Blood carbon dioxide levels and adverse outcome in neonatal hypoxic-ischemic encephalopathy.

Hdl Handle:
http://hdl.handle.net/10147/206246
Title:
Blood carbon dioxide levels and adverse outcome in neonatal hypoxic-ischemic encephalopathy.
Authors:
Nadeem, Montasser; Murray, Deirdre; Boylan, Geraldine; Dempsey, Eugene M; Ryan, C Anthony
Affiliation:
Neonatal Intensive Care Unit, Cork University Maternity Hospital, Cork, Ireland.
Citation:
Am J Perinatol. 2010 May;27(5):361-5. Epub 2009 Dec 10.
Journal:
American journal of perinatology
Issue Date:
31-Jan-2012
URI:
http://hdl.handle.net/10147/206246
DOI:
10.1055/s-0029-1243309
PubMed ID:
20013576
Abstract:
We investigated pCO(2) patterns and the relationship between pCO(2) levels and neurodevelopmental outcome in term infants with hypoxic-ischemic encephalopathy. Blood gases during the first 72 hours of life were collected from 52 infants with hypoxic-ischemic encephalopathy. Moderate hypocapnia (pCO(2) <3.3 kPa), severe hypocapnia (pCO(2) <2.6 kPa), and hypercapnia (pCO(2) >6.6 kPa) were correlated to neurodevelopmental outcome at 24 months. Normocapnia was documented in 416/551 (75.5%) of samples and was present during the entire 72 hours in only 6 out of 52 infants. Mean (standard deviation) pCO(2) values did not differ between infants with normal and abnormal outcomes: 5.43 (2.4) and 5.41 (2.03), respectively. There was no significant association between moderate hypocapnia, severe hypocapnia, or hypercapnia and adverse outcome (odds ratio [OR] = 1.84, 95% confidence interval [CI] = 0.49 to 6.89; OR = 3.16, CI = 0.14 to 28.45; and OR = 1.07, CI = 0.24 to 5.45, respectively). In conclusion, only one in nine newborns had normocapnia throughout the first 72 hours. Severe hypocapnia was rare and occurred only in ventilated babies. Hypercapnia and hypocapnia in infants with hypoxic-ischemic encephalopathy during the first 72 hours of life were not associated with adverse outcome.
Language:
eng
MeSH:
Carbon Dioxide/*adverse effects/*blood; Female; Humans; Hypercapnia/blood; Hypocapnia/blood; Hypoxia-Ischemia, Brain/*blood; Infant, Newborn; Male; Pregnancy; *Pregnancy Complications; Pregnancy Outcome
ISSN:
1098-8785 (Electronic); 0735-1631 (Linking)

Full metadata record

DC FieldValue Language
dc.contributor.authorNadeem, Montasseren_GB
dc.contributor.authorMurray, Deirdreen_GB
dc.contributor.authorBoylan, Geraldineen_GB
dc.contributor.authorDempsey, Eugene Men_GB
dc.contributor.authorRyan, C Anthonyen_GB
dc.date.accessioned2012-01-31T16:42:11Z-
dc.date.available2012-01-31T16:42:11Z-
dc.date.issued2012-01-31T16:42:11Z-
dc.identifier.citationAm J Perinatol. 2010 May;27(5):361-5. Epub 2009 Dec 10.en_GB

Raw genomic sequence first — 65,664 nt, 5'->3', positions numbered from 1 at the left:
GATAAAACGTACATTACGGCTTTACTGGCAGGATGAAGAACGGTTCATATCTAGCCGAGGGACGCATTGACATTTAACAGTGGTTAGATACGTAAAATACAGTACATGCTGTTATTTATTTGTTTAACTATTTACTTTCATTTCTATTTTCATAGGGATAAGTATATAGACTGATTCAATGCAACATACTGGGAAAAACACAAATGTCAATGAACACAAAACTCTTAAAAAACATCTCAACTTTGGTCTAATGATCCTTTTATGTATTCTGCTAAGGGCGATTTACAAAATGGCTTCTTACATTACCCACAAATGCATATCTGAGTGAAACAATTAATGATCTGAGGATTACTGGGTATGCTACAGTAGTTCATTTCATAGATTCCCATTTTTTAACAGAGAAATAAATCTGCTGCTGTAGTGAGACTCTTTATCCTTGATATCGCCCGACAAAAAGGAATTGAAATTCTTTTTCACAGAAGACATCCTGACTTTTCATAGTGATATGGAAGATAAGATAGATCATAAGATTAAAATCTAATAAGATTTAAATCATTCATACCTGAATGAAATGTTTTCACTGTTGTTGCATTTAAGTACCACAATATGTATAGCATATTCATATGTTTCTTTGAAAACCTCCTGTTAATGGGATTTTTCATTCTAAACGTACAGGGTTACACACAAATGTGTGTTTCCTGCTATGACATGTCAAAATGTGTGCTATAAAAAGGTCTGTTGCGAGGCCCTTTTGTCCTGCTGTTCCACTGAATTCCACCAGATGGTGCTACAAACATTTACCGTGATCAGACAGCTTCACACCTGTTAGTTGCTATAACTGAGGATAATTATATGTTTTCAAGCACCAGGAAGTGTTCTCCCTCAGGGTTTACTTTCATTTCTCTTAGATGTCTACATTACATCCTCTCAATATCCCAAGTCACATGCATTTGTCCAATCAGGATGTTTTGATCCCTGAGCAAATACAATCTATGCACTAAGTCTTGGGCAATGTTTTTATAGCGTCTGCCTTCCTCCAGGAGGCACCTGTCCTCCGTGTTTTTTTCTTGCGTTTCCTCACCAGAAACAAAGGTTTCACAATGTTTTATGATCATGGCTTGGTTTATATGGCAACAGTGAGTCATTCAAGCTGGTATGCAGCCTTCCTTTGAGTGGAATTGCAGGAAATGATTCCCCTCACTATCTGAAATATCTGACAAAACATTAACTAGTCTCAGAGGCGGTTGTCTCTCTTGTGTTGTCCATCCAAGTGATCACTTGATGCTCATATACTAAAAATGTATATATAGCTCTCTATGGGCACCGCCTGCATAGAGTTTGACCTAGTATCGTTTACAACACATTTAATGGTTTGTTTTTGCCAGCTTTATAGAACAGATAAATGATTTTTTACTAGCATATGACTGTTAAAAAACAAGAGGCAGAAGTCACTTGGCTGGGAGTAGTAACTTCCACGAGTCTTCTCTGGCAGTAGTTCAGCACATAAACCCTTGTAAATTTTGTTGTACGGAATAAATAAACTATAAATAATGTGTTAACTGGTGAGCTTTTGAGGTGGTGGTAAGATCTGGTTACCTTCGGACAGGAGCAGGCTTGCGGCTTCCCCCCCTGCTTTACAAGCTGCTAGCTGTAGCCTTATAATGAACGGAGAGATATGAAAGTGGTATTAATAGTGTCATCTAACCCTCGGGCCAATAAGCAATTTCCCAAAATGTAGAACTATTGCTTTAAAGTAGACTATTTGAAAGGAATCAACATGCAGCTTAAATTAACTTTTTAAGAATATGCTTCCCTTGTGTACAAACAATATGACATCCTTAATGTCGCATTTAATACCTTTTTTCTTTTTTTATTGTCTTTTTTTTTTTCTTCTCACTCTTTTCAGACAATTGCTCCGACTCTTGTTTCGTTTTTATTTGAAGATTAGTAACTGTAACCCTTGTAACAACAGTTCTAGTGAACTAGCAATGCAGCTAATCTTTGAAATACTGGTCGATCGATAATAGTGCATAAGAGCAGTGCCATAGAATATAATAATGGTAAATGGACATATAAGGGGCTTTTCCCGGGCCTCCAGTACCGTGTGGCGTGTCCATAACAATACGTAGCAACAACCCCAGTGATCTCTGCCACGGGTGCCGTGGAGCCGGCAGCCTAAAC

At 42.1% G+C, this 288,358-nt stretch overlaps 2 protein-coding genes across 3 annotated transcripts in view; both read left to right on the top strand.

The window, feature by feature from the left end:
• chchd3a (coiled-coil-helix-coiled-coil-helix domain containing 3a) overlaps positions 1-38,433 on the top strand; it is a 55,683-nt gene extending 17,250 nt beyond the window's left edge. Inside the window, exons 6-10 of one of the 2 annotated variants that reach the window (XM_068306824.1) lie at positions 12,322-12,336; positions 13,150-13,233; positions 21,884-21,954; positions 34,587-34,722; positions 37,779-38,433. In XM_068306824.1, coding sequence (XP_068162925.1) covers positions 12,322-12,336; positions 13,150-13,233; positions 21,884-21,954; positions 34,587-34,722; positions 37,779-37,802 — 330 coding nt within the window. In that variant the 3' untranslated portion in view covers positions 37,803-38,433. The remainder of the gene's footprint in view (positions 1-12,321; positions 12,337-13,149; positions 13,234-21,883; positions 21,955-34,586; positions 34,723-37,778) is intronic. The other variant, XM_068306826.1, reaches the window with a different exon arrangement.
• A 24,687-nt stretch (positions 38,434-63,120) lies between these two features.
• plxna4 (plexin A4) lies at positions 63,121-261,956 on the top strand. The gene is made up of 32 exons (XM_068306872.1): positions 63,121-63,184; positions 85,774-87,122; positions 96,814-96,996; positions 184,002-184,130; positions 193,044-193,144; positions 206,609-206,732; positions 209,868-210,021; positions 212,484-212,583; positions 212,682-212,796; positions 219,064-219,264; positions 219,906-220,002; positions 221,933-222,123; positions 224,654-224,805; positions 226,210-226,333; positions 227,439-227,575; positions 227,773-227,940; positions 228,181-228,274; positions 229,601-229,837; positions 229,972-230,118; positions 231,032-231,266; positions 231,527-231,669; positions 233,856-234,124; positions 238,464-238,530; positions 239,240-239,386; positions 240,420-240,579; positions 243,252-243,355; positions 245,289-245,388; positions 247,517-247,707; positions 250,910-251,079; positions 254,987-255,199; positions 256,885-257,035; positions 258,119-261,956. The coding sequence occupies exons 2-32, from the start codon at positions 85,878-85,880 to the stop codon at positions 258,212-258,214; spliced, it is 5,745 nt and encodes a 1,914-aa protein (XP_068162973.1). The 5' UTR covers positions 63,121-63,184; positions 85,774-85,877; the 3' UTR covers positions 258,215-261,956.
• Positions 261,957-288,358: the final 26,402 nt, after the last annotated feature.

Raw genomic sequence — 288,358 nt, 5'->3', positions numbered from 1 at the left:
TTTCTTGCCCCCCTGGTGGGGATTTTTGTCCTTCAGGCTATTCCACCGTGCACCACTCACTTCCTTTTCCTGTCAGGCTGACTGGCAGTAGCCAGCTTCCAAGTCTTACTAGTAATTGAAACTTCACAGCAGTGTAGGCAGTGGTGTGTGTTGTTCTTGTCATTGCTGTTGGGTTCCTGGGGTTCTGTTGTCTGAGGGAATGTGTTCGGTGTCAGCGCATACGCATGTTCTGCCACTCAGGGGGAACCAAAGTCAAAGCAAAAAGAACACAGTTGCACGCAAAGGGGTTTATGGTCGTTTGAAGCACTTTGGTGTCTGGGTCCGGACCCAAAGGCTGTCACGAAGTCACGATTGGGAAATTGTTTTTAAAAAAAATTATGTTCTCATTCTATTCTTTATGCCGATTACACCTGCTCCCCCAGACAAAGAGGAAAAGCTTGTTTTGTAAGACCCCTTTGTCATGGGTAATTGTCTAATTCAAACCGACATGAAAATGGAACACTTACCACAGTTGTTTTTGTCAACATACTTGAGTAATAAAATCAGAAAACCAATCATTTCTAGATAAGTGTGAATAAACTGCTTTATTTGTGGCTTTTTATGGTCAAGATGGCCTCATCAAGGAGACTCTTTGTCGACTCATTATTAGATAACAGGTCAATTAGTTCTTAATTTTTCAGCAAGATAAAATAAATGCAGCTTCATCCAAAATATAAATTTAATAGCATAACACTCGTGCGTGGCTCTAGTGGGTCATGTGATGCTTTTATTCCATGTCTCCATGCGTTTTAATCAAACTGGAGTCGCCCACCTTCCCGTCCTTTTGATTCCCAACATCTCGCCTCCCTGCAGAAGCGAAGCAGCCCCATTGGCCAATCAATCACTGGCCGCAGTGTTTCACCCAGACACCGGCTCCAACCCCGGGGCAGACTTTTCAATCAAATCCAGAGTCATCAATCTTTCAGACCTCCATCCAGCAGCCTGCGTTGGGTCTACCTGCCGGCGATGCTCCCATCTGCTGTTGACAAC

dc.identifier.issn1098-8785 (Electronic)en_GB
dc.identifier.issn0735-1631 (Linking)en_GB
dc.identifier.pmid20013576en_GB
dc.identifier.doi10.1055/s-0029-1243309en_GB
dc.identifier.urihttp://hdl.handle.net/10147/206246-
dc.description.abstractWe investigated pCO(2) patterns and the relationship between pCO(2) levels and neurodevelopmental outcome in term infants with hypoxic-ischemic encephalopathy. Blood gases during the first 72 hours of life were collected from 52 infants with hypoxic-ischemic encephalopathy. Moderate hypocapnia (pCO(2) <3.3 kPa), severe hypocapnia (pCO(2) <2.6 kPa), and hypercapnia (pCO(2) >6.6 kPa) were correlated to neurodevelopmental outcome at 24 months. Normocapnia was documented in 416/551 (75.5%) of samples and was present during the entire 72 hours in only 6 out of 52 infants. Mean (standard deviation) pCO(2) values did not differ between infants with normal and abnormal outcomes: 5.43 (2.4) and 5.41 (2.03), respectively. There was no significant association between moderate hypocapnia, severe hypocapnia, or hypercapnia and adverse outcome (odds ratio [OR] = 1.84, 95% confidence interval [CI] = 0.49 to 6.89; OR = 3.16, CI = 0.14 to 28.45; and OR = 1.07, CI = 0.24 to 5.45, respectively). In conclusion, only one in nine newborns had normocapnia throughout the first 72 hours. Severe hypocapnia was rare and occurred only in ventilated babies. Hypercapnia and hypocapnia in infants with hypoxic-ischemic encephalopathy during the first 72 hours of life were not associated with adverse outcome.en_GB
dc.language.isoengen_GB
dc.subject.meshCarbon Dioxide/*adverse effects/*blooden_GB
dc.subject.meshFemaleen_GB
dc.subject.meshHumansen_GB
dc.subject.meshHypercapnia/blooden_GB
dc.subject.meshHypocapnia/blooden_GB
dc.subject.meshHypoxia-Ischemia, Brain/*blooden_GB
dc.subject.meshInfant, Newbornen_GB
dc.subject.meshMaleen_GB
dc.subject.meshPregnancyen_GB
dc.subject.mesh*Pregnancy Complicationsen_GB
dc.subject.meshPregnancy Outcomeen_GB
dc.titleBlood carbon dioxide levels and adverse outcome in neonatal hypoxic-ischemic encephalopathy.en_GB
dc.contributor.departmentNeonatal Intensive Care Unit, Cork University Maternity Hospital, Cork, Ireland.en_GB
dc.identifier.journalAmerican journal of perinatologyen_GB
dc.description.provinceMunster-

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